Atlanta-based Delta Air Lines is reportedly close to placing a huge order for additional widebodied aircraft with Airbus. As first reported by Reuters, the US major is evaluating several types, and any final order is expected to be for “dozens” of widebody jets which is also likely to include an order for the long-range A350-1000.
Depending on how last-minute negotiations pan out and barring any last-minute hitches, a deal could be made public as early as January 12, 2024, when the company will report its fourth quarter (Q4) earnings to investors and markets.
When questioned specifically on the speculation by Reuters, Airbus declined to comment, while Delta said it does not comment on industry speculation.
While the Atlanta-based carrier placed an order for 100 Boeing 737 MAX 10 jets in 2022, it has primarily been an Airbus customer in recent years.
Delta’s current fleet comprises various types from the two major manufacturers. While there are 458 Airbus aircraft currently online, Boeing has the edge with 520 operational aircraft within the carrier’s fleet.
In terms of Airbus widebodies currently flying for Delta, the airline has 69 A330s in total – 11 A330-200s, 31 A330-300s, and 27 A330-900neos with a further 12 on order. The airline also operates 28 A350-900s on its books with a further six on order.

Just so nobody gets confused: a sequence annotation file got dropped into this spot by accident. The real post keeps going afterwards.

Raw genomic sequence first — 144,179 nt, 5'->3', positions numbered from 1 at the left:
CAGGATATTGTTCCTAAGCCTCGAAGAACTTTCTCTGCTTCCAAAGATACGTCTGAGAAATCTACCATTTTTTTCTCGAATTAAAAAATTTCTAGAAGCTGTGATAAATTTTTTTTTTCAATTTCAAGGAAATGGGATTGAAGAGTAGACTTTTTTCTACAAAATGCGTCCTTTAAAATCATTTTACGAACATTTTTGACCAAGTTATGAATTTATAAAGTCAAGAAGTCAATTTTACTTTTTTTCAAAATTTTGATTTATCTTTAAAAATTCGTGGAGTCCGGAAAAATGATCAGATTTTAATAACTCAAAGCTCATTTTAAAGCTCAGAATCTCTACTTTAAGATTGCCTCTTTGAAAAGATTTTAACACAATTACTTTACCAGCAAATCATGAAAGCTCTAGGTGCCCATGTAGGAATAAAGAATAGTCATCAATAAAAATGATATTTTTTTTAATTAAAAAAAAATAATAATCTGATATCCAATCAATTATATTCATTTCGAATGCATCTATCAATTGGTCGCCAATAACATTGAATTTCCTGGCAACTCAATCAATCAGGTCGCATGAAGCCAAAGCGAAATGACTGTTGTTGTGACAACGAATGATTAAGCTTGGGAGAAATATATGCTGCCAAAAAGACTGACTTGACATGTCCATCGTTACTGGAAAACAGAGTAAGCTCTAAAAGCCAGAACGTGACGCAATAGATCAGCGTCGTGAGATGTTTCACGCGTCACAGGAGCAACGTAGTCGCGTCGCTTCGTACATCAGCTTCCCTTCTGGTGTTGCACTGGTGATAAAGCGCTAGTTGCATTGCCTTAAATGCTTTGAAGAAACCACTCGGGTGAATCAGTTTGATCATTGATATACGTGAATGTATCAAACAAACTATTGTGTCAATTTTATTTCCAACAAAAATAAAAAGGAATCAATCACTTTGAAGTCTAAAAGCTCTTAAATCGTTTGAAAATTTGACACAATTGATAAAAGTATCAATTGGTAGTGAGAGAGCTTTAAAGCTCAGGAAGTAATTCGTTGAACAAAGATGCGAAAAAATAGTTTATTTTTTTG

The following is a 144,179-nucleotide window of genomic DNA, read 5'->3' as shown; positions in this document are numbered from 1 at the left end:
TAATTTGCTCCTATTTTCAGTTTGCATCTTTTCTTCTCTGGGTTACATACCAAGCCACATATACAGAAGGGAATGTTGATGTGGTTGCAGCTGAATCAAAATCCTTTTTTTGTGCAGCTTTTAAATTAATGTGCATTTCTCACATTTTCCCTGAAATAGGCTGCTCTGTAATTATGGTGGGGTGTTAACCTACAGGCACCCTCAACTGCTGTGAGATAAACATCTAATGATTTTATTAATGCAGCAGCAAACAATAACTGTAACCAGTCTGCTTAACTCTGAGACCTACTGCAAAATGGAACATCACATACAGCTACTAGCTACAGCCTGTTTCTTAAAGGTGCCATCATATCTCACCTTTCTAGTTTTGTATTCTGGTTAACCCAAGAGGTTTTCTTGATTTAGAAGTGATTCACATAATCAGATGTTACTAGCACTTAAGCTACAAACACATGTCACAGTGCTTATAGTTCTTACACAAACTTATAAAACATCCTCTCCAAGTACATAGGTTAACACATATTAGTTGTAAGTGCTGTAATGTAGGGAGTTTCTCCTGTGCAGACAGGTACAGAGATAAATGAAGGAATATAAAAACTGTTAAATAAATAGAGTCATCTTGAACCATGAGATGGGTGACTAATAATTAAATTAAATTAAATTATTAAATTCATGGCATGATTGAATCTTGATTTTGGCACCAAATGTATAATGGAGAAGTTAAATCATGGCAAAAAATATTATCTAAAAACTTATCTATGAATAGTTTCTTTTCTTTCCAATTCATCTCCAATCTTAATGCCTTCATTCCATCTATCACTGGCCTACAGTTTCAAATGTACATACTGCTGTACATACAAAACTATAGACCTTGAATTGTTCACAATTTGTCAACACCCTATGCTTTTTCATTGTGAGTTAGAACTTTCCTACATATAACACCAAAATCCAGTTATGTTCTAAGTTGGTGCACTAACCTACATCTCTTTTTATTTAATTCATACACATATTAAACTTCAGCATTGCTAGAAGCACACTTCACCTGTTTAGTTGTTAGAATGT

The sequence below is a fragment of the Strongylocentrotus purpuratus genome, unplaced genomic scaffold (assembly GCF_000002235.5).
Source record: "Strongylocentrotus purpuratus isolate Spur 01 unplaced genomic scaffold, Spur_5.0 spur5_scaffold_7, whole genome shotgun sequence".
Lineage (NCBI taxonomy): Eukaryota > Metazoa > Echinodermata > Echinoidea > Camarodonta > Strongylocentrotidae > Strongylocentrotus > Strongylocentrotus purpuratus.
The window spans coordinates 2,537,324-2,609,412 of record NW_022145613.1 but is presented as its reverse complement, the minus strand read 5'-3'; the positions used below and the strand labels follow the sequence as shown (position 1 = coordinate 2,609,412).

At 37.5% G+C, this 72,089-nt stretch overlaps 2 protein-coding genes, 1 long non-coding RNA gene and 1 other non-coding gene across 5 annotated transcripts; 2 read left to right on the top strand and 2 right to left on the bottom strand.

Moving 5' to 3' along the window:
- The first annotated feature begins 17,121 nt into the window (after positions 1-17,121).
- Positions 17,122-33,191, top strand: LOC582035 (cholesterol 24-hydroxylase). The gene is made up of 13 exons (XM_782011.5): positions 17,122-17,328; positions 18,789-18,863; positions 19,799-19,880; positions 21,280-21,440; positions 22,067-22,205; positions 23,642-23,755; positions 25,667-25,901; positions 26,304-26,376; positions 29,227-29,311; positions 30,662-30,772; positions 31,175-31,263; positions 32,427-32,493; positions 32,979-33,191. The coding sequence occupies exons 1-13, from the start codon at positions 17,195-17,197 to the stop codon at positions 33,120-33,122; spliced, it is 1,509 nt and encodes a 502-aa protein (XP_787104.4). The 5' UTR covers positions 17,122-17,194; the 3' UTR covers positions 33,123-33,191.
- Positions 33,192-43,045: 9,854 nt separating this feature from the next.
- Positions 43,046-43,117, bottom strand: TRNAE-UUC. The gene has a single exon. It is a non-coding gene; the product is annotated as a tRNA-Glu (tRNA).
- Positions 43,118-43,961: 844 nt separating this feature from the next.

Should the carrier order the larger A350-1000 variant, this will be the first time that Delta has opted for the largest type in the current Airbus product line and will make Delta the first operator of the type in the US.
The new additions are expected to assist the company in growing its network in Asia-Pacific, which has been lagging behind the US and Europe in global travel demand recovery after the pandemic.
However, US carriers are betting on the region as the next source of high-margin revenue at a time of soaring costs. In the current quarter, Delta, United Airlines, and American Airlines are all estimated to increase seats on their flights to the region by more than 70% over capacity offered in 2023.
Airlines have been rushing to order new aircraft in recent months to renew existing fleets and to address the issue of soaring demand and fast-filling order books extending lead times from manufacturers.